The CSS Speech properties are intended to give content aural style, in the same way other CSS properties give content visual style. The CSS Speech module is unsupported by browsers, but the Web Speech API can be used to demonstrate something of the way CSS Speech might work in practice.
Many websites provide keyboard shortcuts for common tasks. Keyboard shortcuts are useful things to have, but the way in which they’re provided is often problematic for Windows screen reader users.
The CSS before/after pseudo-selectors can be used to insert content into a page. In some situations this technique is a useful thing to do, but how do browsers and screen readers handle the generated content?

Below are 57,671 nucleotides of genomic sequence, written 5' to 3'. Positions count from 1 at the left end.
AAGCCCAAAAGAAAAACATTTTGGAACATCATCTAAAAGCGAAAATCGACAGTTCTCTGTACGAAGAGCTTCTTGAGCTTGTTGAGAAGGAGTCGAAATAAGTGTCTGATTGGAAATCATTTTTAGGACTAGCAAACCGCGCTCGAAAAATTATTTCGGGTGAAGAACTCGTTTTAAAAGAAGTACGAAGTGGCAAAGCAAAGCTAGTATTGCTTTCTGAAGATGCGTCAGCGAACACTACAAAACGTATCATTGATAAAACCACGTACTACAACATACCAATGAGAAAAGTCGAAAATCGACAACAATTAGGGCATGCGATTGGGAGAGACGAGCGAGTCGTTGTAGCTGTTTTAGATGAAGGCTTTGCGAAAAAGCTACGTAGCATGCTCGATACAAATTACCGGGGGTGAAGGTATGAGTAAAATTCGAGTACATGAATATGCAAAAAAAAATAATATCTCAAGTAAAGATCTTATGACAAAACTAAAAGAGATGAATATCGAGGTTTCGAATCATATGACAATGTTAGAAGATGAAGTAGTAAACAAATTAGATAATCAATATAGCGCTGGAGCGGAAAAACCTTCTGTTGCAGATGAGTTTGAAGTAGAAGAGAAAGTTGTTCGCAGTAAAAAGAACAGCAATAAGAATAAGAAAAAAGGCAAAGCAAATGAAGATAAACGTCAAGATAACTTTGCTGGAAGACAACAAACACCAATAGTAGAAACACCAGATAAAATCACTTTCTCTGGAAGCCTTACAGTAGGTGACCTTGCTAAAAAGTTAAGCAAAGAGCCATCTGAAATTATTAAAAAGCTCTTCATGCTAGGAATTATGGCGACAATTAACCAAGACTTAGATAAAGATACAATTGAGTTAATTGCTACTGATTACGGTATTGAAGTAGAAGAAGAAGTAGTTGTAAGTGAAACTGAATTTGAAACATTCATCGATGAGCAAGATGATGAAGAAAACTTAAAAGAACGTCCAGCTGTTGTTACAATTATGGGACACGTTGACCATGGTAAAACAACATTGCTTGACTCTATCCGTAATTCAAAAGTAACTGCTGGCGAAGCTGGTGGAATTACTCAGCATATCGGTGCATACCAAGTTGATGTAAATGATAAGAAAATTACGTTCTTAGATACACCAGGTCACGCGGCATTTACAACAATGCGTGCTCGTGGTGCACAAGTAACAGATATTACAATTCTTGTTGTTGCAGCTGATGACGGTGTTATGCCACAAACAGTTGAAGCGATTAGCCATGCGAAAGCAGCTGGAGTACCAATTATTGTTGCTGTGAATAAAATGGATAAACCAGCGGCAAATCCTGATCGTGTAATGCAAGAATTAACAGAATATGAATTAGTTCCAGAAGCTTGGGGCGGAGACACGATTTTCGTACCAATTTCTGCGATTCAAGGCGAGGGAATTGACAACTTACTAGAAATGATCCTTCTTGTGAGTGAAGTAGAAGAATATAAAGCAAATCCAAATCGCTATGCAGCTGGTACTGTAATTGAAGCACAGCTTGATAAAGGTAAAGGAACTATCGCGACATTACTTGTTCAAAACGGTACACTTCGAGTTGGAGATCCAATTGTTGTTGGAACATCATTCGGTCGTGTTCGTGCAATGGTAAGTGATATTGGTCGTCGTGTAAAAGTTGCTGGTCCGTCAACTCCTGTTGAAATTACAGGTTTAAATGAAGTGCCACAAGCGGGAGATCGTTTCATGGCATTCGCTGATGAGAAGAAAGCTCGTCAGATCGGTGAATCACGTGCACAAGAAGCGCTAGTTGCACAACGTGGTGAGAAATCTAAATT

When a web application has a session timeout, it’s a good idea to warn users about the impending timeout and give them the opportunity to do something about it. It’s therefore important to make sure that all users know when the warning notification appears.
Traduction française Windows screen readers have multiple modes of interaction, and depending on the task being carried out they’ll automatically switch to the most appropriate mode. This post explains why Windows screen readers behave the way they do, and how your code can influence that behaviour.
The subject of screen reader detection has been under discussion lately. It isn’t something I’m comfortable with, so I’d like to share the reasons why.